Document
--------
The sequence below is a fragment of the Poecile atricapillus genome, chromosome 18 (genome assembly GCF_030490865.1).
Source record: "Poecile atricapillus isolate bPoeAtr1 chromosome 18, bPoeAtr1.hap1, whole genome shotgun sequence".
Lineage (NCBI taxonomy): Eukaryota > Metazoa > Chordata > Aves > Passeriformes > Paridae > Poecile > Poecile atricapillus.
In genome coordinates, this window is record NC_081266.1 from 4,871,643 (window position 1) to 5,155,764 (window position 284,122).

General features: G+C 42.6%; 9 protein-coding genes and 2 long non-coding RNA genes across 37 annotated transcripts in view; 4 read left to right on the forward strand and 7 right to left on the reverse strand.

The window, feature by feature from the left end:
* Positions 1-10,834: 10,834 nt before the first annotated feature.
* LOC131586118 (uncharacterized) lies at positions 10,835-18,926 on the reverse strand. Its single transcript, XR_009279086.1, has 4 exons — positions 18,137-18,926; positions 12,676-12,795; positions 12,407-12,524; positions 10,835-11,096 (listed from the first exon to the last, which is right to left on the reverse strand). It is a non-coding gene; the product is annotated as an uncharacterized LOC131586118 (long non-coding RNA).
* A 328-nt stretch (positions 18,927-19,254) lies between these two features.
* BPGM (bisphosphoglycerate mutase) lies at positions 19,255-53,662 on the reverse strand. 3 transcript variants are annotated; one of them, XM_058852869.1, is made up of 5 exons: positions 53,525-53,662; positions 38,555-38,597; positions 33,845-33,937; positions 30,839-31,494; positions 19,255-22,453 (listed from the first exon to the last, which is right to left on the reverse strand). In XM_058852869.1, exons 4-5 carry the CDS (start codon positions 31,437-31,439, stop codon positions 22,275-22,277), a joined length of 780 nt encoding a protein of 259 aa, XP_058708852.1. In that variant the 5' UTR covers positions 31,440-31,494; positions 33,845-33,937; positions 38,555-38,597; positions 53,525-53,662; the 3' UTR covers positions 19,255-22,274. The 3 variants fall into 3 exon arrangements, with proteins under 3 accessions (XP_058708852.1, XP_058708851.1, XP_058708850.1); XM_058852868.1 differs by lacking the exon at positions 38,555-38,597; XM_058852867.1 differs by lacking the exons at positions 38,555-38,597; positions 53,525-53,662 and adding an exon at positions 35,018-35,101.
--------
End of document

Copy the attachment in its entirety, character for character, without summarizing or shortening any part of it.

The sequence below is a fragment of the Poecile atricapillus genome, chromosome 18 (genome assembly GCF_030490865.1).
Source record: "Poecile atricapillus isolate bPoeAtr1 chromosome 18, bPoeAtr1.hap1, whole genome shotgun sequence".
Lineage (NCBI taxonomy): Eukaryota > Metazoa > Chordata > Aves > Passeriformes > Paridae > Poecile > Poecile atricapillus.
In genome coordinates, this window is record NC_081266.1 from 4,871,643 (window position 1) to 5,155,764 (window position 284,122).

General features: G+C 42.6%; 9 protein-coding genes and 2 long non-coding RNA genes across 37 annotated transcripts in view; 4 read left to right on the forward strand and 7 right to left on the reverse strand.

The window, feature by feature from the left end:
* Positions 1-10,834: 10,834 nt before the first annotated feature.
* LOC131586118 (uncharacterized) lies at positions 10,835-18,926 on the reverse strand. Its single transcript, XR_009279086.1, has 4 exons — positions 18,137-18,926; positions 12,676-12,795; positions 12,407-12,524; positions 10,835-11,096 (listed from the first exon to the last, which is right to left on the reverse strand). It is a non-coding gene; the product is annotated as an uncharacterized LOC131586118 (long non-coding RNA).
* A 328-nt stretch (positions 18,927-19,254) lies between these two features.
* BPGM (bisphosphoglycerate mutase) lies at positions 19,255-53,662 on the reverse strand. 3 transcript variants are annotated; one of them, XM_058852869.1, is made up of 5 exons: positions 53,525-53,662; positions 38,555-38,597; positions 33,845-33,937; positions 30,839-31,494; positions 19,255-22,453 (listed from the first exon to the last, which is right to left on the reverse strand). In XM_058852869.1, exons 4-5 carry the CDS (start codon positions 31,437-31,439, stop codon positions 22,275-22,277), a joined length of 780 nt encoding a protein of 259 aa, XP_058708852.1. In that variant the 5' UTR covers positions 31,440-31,494; positions 33,845-33,937; positions 38,555-38,597; positions 53,525-53,662; the 3' UTR covers positions 19,255-22,274. The 3 variants fall into 3 exon arrangements, with proteins under 3 accessions (XP_058708852.1, XP_058708851.1, XP_058708850.1); XM_058852868.1 differs by lacking the exon at positions 38,555-38,597; XM_058852867.1 differs by lacking the exons at positions 38,555-38,597; positions 53,525-53,662 and adding an exon at positions 35,018-35,101.